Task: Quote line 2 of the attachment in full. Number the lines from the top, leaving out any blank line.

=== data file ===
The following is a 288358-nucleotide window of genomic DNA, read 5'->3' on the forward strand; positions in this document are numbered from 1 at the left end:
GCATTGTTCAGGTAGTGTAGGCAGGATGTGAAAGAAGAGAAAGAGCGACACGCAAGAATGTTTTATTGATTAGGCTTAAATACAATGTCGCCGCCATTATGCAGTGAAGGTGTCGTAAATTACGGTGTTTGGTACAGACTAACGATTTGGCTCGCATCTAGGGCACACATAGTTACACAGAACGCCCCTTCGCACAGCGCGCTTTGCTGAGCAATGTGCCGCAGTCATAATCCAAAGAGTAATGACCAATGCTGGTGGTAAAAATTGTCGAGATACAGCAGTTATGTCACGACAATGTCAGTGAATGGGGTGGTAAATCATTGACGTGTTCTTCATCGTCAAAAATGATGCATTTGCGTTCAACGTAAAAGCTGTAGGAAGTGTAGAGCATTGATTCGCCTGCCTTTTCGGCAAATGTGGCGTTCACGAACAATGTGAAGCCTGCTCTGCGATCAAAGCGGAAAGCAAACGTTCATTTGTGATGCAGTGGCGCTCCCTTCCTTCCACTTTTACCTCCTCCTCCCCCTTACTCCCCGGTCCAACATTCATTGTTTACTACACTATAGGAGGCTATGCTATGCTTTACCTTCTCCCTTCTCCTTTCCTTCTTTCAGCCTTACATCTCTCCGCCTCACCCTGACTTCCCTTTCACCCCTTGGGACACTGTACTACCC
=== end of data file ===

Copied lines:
GCATTGTTCAGGTAGTGTAGGCAGGATGTGAAAGAAGAGAAAGAGCGACACGCAAGAATGTTTTATTGATTAGGCTTAAATACAATGTCGCCGCCATTATGCAGTGAAGGTGTCGTAAATTACGGTGTTTGGTACAGACTAACGATTTGGCTCGCATCTAGGGCACACATAGTTACACAGAACGCCCCTTCGCACAGCGCGCTTTGCTGAGCAATGTGCCGCAGTCATAATCCAAAGAGTAATGACCAATGCTGGTGGTAAAAATTGTCGAGATACAGCAGTTATGTCACGACAATGTCAGTGAATGGGGTGGTAAATCATTGACGTGTTCTTCATCGTCAAAAATGATGCATTTGCGTTCAACGTAAAAGCTGTAGGAAGTGTAGAGCATTGATTCGCCTGCCTTTTCGGCAAATGTGGCGTTCACGAACAATGTGAAGCCTGCTCTGCGATCAAAGCGGAAAGCAAACGTTCATTTGTGATGCAGTGGCGCTCCCTTCCTTCCACTTTTACCTCCTCCTCCCCCTTACTCCCCGGTCCAACATTCATTGTTTACTACACTATAGGAGGCTATGCTATGCTTTACCTTCTCCCTTCTCCTTTCCTTCTTTCAGCCTTACATCTCTCCGCCTCACCCTGACTTCCCTTTCACCCCTTGGGACACTGTACTACCC